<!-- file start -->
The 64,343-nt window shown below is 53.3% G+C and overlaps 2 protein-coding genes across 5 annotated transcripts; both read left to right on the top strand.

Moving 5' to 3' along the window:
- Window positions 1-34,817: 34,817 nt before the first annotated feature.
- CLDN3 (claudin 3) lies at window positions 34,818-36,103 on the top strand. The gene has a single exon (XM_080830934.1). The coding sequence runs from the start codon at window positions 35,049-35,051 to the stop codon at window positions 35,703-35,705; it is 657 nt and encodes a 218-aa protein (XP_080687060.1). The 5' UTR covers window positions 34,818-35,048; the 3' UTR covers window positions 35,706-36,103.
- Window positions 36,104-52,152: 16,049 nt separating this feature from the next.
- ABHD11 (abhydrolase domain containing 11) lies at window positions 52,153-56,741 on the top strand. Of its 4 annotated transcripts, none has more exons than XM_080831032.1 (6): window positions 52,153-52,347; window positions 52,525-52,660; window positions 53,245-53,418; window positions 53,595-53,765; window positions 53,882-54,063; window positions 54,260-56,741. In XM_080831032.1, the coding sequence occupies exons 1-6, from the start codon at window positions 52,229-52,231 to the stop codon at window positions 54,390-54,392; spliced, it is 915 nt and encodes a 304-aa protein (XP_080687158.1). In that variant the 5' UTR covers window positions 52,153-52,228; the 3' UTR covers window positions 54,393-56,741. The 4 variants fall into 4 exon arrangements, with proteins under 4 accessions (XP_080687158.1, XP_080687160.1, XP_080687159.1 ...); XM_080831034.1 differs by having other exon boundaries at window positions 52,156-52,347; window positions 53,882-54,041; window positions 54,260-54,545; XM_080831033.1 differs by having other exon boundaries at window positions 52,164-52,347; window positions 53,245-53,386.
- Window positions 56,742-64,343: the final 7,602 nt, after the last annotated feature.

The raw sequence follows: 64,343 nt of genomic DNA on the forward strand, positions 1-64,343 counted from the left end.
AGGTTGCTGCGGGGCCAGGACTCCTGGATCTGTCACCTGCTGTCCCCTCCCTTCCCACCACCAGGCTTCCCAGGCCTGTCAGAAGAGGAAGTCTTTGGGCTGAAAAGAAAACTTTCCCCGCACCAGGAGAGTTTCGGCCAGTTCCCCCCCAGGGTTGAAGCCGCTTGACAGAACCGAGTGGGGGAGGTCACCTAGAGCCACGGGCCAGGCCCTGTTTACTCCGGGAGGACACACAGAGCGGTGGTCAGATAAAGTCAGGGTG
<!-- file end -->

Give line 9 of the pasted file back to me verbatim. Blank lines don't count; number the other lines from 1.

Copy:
AGGTTGCTGCGGGGCCAGGACTCCTGGATCTGTCACCTGCTGTCCCCTCCCTTCCCACCACCAGGCTTCCCAGGCCTGTCAGAAGAGGAAGTCTTTGGGCTGAAAAGAAAACTTTCCCCGCACCAGGAGAGTTTCGGCCAGTTCCCCCCCAGGGTTGAAGCCGCTTGACAGAACCGAGTGGGGGAGGTCACCTAGAGCCACGGGCCAGGCCCTGTTTACTCCGGGAGGACACACAGAGCGGTGGTCAGATAAAGTCAGGGTG